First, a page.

Radio – licensed to make a killing

Almost before the ink had dried on its 25m cheque to buy Melody Radio, EMAP was investigating the prospect of mounting a bid for Atlantic 252 (MW February 26). But to buy the Dublin-based Atlantic will cost EMAP, or any other suitor, between 40m and 100m. Capital Radio and Chrysalis are also believed to be interested.

This wide price range is to do with the expectation of the sellers. Just as importantly, the prices highlight the inflated value that is being placed on radio licences.

The Commercial Radio Companies Association (CRCA) published a report last week calling for a relaxation on ownership rules for commercial radio, lengthening of licence periods and a review of existing regulation. Its demands have been partly fuelled by the rising prices and anger at the way it believes the Radio Authority operates.

CRCA research and communications manager Rochelle Fox says: “Of the last 40 licence awards, not one went to a major radio group. Some people say the Radio Authority favours new applicants to the industry.”

This is strenuously denied by David Vick, deputy chief executive and head of development at the Radio Authority. “Regional licences tend to go to existing players,” says Vick. “The Authority does not have a policy on awarding licences to existing or new players. Licences go to whoever has the best application. We award on merit.”

The Radio Authority has still to award between 25 and 30 additional full eight-year local and regional licences at the rate of about two each month. That will bring the number of commercial stations operating in the UK to almost 200, which makes the values being placed on Melody and Atlantic, even at the height of the advertising market, seem inflated.

In the year to September 1997, Melody Radio reported an operating profit of just 400,000 on a turnover of 3.6m. But for EMAP, its value can be measured in the geographic strength it brings.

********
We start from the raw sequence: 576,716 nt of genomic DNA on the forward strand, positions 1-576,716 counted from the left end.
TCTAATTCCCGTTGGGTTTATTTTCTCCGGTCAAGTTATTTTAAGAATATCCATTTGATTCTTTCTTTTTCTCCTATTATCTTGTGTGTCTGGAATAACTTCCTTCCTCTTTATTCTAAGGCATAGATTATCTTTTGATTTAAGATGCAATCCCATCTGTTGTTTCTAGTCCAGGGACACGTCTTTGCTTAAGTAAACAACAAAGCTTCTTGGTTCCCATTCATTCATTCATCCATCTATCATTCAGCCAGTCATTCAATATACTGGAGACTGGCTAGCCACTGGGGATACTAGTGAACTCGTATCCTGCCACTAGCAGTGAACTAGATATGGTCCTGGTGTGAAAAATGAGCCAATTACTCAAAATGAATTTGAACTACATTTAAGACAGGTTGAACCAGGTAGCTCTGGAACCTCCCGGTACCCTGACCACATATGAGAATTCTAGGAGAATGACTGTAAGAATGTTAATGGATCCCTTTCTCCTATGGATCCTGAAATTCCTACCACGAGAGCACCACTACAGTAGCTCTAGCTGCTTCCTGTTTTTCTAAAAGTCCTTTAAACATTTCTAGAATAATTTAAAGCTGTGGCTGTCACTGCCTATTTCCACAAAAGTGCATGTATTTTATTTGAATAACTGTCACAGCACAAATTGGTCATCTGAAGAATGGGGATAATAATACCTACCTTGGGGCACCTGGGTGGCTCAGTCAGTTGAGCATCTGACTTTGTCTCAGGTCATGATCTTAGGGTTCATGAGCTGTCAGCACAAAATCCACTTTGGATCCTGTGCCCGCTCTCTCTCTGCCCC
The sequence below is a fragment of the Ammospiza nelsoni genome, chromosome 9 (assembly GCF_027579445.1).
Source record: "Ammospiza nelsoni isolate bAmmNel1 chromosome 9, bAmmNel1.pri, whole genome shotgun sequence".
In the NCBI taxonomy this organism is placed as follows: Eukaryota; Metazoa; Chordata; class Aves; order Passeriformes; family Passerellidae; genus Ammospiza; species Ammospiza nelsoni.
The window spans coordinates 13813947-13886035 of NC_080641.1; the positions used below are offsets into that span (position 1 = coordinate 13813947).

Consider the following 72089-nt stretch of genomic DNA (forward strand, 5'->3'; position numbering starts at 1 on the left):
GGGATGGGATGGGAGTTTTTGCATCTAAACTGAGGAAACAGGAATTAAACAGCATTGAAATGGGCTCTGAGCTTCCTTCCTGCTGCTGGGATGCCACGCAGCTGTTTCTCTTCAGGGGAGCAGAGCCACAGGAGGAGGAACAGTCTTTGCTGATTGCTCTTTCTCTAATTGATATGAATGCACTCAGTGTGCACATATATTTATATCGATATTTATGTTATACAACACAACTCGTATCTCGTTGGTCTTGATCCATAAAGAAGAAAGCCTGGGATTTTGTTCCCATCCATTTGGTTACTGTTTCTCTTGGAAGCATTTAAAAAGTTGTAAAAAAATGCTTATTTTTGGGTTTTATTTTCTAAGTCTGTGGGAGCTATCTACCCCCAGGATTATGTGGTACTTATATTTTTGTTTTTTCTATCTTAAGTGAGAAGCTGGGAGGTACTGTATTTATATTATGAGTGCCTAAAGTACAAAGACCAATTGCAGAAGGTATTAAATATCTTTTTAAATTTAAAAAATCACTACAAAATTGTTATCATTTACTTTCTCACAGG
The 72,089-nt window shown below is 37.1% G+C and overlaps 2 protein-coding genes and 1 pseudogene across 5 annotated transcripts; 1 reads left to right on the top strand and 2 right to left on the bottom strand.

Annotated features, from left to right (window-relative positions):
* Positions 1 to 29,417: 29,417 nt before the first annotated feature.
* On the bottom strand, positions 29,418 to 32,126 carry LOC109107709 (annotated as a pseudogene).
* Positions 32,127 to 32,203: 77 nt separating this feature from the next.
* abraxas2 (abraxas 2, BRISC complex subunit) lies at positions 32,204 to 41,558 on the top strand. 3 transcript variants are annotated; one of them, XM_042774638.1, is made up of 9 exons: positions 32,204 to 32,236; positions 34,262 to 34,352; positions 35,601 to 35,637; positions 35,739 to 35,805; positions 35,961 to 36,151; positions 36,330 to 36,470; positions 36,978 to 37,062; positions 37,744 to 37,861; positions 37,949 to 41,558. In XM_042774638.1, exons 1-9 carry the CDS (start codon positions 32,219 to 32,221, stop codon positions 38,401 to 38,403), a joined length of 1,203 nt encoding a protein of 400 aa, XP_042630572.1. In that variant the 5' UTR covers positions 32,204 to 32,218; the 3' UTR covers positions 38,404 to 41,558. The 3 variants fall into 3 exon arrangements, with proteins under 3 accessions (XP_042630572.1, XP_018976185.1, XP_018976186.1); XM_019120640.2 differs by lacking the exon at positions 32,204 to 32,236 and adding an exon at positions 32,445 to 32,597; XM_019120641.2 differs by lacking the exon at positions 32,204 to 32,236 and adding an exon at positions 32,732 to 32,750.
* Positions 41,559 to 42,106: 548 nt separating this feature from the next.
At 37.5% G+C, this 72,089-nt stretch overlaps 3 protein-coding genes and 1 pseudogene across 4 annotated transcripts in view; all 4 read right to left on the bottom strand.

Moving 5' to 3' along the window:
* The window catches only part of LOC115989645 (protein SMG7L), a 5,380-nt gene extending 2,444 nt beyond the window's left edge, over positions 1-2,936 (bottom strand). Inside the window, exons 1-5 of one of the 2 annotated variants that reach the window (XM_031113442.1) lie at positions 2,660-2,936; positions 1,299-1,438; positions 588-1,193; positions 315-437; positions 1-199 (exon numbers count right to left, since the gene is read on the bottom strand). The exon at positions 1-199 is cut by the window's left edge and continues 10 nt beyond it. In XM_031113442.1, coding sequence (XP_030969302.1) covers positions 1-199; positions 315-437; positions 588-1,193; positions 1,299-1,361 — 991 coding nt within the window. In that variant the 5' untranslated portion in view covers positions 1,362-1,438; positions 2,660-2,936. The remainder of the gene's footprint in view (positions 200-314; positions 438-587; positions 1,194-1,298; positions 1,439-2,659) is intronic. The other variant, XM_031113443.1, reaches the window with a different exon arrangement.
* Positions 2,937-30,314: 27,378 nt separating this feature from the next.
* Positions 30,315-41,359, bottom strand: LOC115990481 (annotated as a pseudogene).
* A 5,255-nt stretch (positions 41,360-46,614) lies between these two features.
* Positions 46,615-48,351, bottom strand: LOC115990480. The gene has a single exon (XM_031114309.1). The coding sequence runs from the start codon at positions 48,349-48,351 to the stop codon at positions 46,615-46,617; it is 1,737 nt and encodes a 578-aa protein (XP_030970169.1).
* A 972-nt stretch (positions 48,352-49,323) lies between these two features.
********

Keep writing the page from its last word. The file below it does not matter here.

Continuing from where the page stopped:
Melody is a good fit with EMAP’s youth brand Magic Radio, because it targets 39 to 44-year-olds. Melody is seen as a way for EMAP to develop a “middle-youth” strand for the younger 30-somethings.

Two Magic stations were launched on February 19 to serve the North-east – Magic 1152 and Magic 1170 – adding to those on air serving Leeds, Hull, Sheffield and Liverpool.

“There is potential to develop the Melody brand and how it has changed,” says EMAP Radio chief executive Tim Schoonmaker. “Everyone thinks it’s just Frank Sinatra but it’s got Lighthouse Family and Céline Dion. We will be looking at the branding and the name of the station.

“The combined 2.7 million listeners (1.7 million from Magic and the remainder from Melody) is equivalent to a national station and Melody has the crucial London market which is important to advertisers.” Advertisers will be able to buy airtime across the entire Magic stable once EMAP has standardised the commercial breaks on all the stations.

Atlantic, wholly owned by CLT UFA, is expected to make profits of 1m a year. But its value is multiplied by its off-shore status for existing players such as Capital, which still has the 87m it was going to use to buy Virgin. Atlantic is not covered by the limits on UK radio ownership and not beholden to the Radio Authority.

The upper price limit for Atlantic is based on a feeling that radio stations, such as Virgin and Melody, are being sold for serious money. But on the flip-side, Atlantic is a non-London station with 3 million listeners. When it launched it was the only station in the market to target 15 to 24-year-olds. Now there is competition from Virgin, Galaxy, several regionals, ILR FM and Radio 1, which has a younger profile than before.

“We’ll have a look at it,” says Schoonmaker confirming EMAP’s interest. Atlantic’s broadcasting abilities in the North-west of England make it a direct competitor to some EMAP stations.

CLT also has a controlling interest in Talk Radio and Country. And 19.3 per cent interest in Kingston FM, Xfm (15 per cent) and South-East Radio (20 per cent). The UK side of CLT also includes a stake in Channel 5.

Talk Radio has a national digital license which may be attractive to Capital. There is speculation that Capital may want to use it as a children’s channel. Talk is understood to be renegotiating its licence fee with the Radio Authority, believed to be 3.8m per year, which may have sparked speculation about CLT’s plans.

Industry insiders attribute CLT’s plans to sell its UK radio interests to its partnership with Bertelsmann. The German media giant had its sights set on CLT’s German TV business, as well as its profitable French radio stations when it entered into an alliance in February 1997.

CLT may also be looking for partners for some of its radio holdings. US buyers, who believe the UK radio market is underdeveloped, could be interested but they are barred from taking a controlling interest in the station.

Before Tim Schoonmaker puts away his pen EMAP could have added more radio interests to its empire.


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